House Democrats on Thursday announced new legislation to remove legal liability protections for popular tech platforms that use an algorithm to recommend content that may contribute to real-world harm.
The Justice Against Malicious Algorithms Act would limit liability protections for platforms that knowingly or recklessly made a recommendation of third-party information, according to a draft of the legislation shared by the lawmakers.
“The time for self-regulation is over, and this bill holds them accountable,” said House Energy and Commerce Committee Chairman Frank Pallone, New Jersey Democrat. “Designing personalized algorithms that promote extremism, disinformation, and harmful content is a conscious choice, and platforms should have to answer for it.”
He said social media platforms put profits over people and he thinks the country is paying the price.
The bill would amend Section 230 of the Communications Decency Act, which generally provides website platforms immunity from lawsuits over third-party content.
The bill’s Democratic co-sponsors — Mr. Pallone, Mike Doyle of Pennsylvania, Anna Eshoo of California and Jan Schakowsky of Illinois — said the legislation will be introduced Friday.
Republican lawmakers on the House Energy and Commerce Committee have not taken a position on the Democrats’ proposal and are evaluating it, according to a Republican committee aide.
The draft legislation also includes exemptions for small businesses, which are defined by the tech platform or social media company’s popularity rather than by its number of employees or financial data such as annual revenue figures. In particular, the exemption for small businesses applies to interactive computer services with “5,000,000 or fewer unique monthly visitors or users for not fewer than 3 of the preceding 12 months.”
Popular social media platforms such as Facebook and Twitter tout monthly active users well above the exemption. Facebook said in July that the company averaged 2.9 billion monthly active users as of June 30, 2021, and Twitter said in July it averaged 206 million daily active users.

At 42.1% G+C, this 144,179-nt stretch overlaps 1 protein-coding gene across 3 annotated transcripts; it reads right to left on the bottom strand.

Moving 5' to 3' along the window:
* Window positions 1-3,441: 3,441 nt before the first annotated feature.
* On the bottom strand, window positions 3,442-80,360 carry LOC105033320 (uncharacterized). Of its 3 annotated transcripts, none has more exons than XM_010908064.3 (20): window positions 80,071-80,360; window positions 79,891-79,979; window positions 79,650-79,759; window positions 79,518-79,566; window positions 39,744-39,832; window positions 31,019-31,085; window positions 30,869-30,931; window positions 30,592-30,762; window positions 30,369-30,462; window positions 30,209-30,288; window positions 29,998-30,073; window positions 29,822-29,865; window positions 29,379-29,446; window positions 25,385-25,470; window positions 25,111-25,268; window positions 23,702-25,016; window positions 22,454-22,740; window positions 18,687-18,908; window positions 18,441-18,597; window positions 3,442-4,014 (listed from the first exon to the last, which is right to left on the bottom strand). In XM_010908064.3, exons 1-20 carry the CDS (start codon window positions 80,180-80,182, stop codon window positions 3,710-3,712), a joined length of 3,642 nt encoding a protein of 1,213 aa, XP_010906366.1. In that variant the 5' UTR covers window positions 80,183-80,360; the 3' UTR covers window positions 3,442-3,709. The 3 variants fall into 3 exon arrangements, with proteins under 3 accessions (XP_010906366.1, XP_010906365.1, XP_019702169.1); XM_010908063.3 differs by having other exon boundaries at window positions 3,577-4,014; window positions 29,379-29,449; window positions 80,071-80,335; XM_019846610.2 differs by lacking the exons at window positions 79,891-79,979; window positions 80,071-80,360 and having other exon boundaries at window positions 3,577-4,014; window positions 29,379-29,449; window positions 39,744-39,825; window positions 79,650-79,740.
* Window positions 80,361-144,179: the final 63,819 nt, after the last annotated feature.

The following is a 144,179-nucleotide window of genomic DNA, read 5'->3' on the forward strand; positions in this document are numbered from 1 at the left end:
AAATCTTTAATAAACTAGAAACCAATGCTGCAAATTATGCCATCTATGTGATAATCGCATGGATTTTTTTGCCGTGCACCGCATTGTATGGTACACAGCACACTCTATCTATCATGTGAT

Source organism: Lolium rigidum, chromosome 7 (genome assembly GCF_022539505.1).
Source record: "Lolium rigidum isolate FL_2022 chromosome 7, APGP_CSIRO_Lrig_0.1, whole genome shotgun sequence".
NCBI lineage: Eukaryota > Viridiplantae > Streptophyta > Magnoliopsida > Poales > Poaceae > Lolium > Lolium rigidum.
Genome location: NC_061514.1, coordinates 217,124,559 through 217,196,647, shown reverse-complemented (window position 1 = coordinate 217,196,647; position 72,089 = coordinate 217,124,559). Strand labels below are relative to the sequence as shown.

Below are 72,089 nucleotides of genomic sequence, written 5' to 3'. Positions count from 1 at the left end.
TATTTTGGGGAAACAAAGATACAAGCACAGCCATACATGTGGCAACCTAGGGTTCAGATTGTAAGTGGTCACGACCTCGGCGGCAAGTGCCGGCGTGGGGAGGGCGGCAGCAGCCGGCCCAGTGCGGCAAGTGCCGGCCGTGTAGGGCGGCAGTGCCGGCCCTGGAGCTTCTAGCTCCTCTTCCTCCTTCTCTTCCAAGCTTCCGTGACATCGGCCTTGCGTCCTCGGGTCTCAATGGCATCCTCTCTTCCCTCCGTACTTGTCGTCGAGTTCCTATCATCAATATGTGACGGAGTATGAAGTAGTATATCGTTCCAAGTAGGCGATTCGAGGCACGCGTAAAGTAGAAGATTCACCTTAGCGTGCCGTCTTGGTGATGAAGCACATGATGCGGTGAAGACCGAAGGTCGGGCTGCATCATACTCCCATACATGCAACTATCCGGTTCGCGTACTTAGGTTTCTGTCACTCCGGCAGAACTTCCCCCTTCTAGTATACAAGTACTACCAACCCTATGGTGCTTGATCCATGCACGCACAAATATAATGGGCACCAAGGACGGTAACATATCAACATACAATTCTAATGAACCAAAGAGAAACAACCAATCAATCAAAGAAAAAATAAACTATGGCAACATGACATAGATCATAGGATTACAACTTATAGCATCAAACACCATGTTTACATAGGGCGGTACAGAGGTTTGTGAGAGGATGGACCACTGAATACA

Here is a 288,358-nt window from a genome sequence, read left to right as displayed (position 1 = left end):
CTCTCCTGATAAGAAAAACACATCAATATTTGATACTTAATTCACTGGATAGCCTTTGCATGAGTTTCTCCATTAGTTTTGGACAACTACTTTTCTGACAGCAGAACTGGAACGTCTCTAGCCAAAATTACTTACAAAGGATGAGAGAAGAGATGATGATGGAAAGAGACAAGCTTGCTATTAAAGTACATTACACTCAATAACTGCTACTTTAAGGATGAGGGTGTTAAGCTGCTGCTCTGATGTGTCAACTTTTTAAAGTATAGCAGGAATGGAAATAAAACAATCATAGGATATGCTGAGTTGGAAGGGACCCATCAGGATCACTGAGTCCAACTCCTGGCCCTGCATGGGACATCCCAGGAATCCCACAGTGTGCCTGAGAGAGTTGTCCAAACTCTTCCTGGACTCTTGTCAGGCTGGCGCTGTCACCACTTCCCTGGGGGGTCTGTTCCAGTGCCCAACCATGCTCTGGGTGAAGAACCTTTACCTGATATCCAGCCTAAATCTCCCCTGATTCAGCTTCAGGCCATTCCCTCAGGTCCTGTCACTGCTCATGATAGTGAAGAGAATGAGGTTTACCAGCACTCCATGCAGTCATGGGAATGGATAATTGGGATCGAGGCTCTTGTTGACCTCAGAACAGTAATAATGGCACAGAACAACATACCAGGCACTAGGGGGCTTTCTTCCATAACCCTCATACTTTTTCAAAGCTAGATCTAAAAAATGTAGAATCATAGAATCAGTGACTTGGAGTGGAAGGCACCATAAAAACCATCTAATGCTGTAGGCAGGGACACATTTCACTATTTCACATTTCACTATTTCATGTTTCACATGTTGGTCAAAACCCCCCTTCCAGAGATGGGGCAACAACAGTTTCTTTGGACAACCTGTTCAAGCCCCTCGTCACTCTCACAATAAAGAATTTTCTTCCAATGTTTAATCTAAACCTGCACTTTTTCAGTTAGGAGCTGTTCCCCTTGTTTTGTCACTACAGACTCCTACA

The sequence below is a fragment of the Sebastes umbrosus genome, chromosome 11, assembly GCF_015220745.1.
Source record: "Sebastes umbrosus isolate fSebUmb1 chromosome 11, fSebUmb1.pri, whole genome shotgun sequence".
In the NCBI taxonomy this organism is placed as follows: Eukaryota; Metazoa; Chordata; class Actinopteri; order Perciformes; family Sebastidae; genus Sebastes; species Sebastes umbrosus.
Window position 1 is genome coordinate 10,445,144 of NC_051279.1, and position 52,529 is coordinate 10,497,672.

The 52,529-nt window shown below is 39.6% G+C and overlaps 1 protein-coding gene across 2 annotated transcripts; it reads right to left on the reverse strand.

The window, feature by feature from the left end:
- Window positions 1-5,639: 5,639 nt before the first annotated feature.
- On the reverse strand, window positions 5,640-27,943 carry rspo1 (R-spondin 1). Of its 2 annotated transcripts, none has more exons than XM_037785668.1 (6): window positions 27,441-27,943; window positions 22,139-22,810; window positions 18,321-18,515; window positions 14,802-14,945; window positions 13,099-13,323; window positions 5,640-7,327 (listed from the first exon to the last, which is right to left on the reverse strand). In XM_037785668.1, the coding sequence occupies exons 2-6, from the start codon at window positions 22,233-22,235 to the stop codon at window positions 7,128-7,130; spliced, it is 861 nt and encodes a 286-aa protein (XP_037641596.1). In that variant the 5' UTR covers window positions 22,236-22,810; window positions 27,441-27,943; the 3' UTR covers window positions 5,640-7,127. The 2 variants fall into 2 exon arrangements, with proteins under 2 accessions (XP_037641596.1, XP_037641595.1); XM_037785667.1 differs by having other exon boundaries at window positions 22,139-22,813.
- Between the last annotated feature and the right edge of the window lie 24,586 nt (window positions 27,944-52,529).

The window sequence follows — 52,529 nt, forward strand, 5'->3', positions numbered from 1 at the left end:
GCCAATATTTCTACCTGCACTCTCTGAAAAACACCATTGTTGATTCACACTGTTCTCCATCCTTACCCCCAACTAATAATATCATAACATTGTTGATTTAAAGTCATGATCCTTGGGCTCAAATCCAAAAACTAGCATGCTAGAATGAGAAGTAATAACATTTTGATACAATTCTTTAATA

Several of the co-sponsors explicitly cited Facebook as the target of the legislation. Facebook declined to comment.
Defenders of large tech companies view the Justice Against Malicious Algorithms Act as misguided. The Chamber of Progress, a liberal business-advocacy coalition whose partners include Facebook and other large tech companies, said the bill exacerbates the issue of harmful content spreading online.
“By prohibiting companies from using personal data to recommend relevant content to users, platforms could be forced to rely more heavily on metrics like viral engagement that result in the spread of bad content,” said Adam Kovacevich, Chamber of Progress CEO, in a statement. “That’s a disaster for the newsfeed.”
The forthcoming bill is not the only planned legislation that would crack down on tech companies. Sens. Amy Klobuchar, Minnesota Democrat, and Chuck Grassley, Iowa Republican, are set to introduce legislation to prevent large technology platforms such as Amazon and Google from favoring their own services in search results on their platforms.
“When dominant tech companies exclude rivals & kill competition, it hurts small business and can increase costs for YOU,” Ms. Klobuchar tweeted. “My new bipartisan legislation with @ChuckGrassley will establish new rules of the road to prevent large companies from boxing out their smaller competitors.”
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